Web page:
Occurs when efforts to prevent one crime unintentionally prevents another. When crime control efforts in one locale reduce crime in other non-target areas
Situational Crime Prevention: Hidden Benefits
Occurs when crime control efforts targeting a particular locale help reduce crime in surrounding areas and populations
Situational Crime Prevention: Hidden Costs
Crime is not prevented but simply re-directed, deflected, or displaced to a more vulnerable area
Extinction: Phenomenon in which crime reduction programs may produce short-term positive effects but criminals adjust to new conditions
Dismantling of alarms
Trying new offenses previously avoided (robbery instead of burglary)
General Deterrence
General deterrence strategies hold that crime rates are influenced and controlled by the threat of punishment
Factors of deterrence?
Factors of severity, certainty, and speed of punishment may also influence one another
Which deterrence factor has more impact?
Deterrence theorists suggest certainty has more of an impact than severity or speed
Tipping point?
Certainty of Punishment will only have a deterrent effect if the....
Tipping point refers to the likelihood of getting caught reaching a critical level to deter a person from crime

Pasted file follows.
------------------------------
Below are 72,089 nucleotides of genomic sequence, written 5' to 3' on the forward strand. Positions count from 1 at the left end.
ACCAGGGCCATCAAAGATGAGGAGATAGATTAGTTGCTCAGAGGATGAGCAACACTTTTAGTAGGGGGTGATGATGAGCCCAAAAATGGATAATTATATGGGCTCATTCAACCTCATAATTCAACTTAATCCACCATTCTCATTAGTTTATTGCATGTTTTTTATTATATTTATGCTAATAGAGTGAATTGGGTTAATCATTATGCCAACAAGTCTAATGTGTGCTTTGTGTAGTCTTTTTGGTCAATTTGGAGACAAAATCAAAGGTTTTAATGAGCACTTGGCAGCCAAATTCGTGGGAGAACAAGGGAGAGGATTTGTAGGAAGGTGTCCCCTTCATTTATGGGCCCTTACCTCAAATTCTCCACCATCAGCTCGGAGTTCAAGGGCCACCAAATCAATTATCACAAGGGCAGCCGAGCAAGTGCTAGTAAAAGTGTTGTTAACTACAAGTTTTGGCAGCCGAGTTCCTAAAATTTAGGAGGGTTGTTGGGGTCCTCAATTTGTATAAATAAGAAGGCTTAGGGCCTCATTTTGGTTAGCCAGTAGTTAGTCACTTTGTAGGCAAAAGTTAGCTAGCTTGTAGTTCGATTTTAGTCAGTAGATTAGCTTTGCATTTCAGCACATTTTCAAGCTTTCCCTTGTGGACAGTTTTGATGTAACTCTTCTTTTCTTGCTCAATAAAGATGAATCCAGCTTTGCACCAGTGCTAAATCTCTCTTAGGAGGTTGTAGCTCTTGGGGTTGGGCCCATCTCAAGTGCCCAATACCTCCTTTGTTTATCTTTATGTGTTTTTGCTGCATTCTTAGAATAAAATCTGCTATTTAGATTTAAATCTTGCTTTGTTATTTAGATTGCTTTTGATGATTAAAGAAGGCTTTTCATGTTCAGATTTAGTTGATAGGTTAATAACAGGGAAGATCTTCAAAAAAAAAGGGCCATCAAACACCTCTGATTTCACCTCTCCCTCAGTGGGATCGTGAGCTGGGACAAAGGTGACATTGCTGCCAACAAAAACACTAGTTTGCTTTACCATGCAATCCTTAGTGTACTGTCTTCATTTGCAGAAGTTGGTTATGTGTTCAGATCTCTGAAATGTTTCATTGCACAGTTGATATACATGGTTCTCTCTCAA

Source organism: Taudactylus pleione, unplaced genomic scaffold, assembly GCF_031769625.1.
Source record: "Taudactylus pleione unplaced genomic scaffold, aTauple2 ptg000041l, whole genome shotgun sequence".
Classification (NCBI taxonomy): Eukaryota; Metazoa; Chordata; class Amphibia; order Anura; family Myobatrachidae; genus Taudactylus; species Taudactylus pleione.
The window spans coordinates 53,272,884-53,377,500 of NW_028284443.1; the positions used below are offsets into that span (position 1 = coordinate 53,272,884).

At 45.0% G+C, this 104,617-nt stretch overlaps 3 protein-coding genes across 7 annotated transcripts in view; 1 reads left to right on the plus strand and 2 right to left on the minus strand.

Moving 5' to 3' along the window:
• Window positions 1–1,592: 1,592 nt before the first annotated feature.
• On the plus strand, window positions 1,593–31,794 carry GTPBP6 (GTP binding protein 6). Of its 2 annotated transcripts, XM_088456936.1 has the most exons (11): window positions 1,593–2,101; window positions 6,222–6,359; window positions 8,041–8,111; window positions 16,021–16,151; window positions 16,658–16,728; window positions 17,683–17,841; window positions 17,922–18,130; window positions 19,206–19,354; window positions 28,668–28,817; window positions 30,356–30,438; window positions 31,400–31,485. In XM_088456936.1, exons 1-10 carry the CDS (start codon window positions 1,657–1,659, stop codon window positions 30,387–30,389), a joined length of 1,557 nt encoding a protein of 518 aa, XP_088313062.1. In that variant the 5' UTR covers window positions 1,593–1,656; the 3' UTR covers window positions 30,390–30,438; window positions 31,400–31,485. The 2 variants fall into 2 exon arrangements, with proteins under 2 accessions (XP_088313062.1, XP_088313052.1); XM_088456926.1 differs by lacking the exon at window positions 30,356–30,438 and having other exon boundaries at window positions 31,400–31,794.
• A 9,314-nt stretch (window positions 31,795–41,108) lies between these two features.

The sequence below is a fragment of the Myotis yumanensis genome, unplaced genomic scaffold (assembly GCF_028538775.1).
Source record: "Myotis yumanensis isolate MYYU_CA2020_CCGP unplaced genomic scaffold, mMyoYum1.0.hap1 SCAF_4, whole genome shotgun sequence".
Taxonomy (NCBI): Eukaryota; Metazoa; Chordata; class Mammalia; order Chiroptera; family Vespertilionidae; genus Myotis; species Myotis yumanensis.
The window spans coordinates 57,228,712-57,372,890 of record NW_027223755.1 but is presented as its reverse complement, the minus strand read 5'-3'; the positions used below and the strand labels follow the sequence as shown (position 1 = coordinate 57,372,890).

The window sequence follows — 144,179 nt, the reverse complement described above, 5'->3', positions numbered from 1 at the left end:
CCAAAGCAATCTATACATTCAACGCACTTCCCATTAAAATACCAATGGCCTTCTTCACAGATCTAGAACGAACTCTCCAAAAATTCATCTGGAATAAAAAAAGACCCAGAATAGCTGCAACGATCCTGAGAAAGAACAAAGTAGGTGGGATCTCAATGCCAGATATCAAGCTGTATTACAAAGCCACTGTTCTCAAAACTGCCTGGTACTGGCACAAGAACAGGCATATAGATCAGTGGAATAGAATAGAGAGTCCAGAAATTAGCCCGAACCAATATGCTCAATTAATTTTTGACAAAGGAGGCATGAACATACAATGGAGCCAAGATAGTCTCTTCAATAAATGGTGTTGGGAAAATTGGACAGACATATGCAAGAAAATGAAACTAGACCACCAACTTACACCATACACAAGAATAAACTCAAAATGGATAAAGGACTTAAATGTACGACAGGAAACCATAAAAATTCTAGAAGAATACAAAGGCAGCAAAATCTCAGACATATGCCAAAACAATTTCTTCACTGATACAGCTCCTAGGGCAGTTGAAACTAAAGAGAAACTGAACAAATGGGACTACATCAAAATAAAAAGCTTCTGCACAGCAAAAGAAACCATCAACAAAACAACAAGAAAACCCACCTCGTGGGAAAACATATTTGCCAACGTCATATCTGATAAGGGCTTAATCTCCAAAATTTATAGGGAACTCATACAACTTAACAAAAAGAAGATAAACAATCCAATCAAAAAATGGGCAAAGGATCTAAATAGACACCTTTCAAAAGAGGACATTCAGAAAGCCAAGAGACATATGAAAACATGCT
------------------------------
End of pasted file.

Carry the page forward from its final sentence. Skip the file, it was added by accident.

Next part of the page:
The likelihood of being deterred from crime has little effect if criminal believe they have only a small chance of suffering apprehension and punishment
Impulsive acts are indifferent to the threat of punishment
Does Increasing Police Activity Deter Crime?
Early studies suggested increasing numbers of police has little effect on deterring crime (I.E. Kansas City Study)
Recent research suggests presence of police does in fact have a substantial deterrent effect
Police Crackdowns: Used to communicate the threat or actual certainty of punishment
Police crackdowns may have a short-term deterrent effect
Legislative Crackdowns: Lawmakers act quickly to reduce hazardous behavior which has become the focus of public attention (I.E. drunk driving)
Legislative crackdowns may be effective for certain crimes (fatal crashes resulting from drunk driving)
Severity of Punishment and Deterrence
There is little consensus that the severity of punishment alone can reduce crime
Does Capital punishment deter crime?
Capital punishment does not appear to deter violent crime
Does informal sanction deter crime?
Informal Sanctions: May have a greater crime reducing impact than the fear of formal legal punishment
Sanctions administered by significant others such as parents, peers, neighbors, and teachers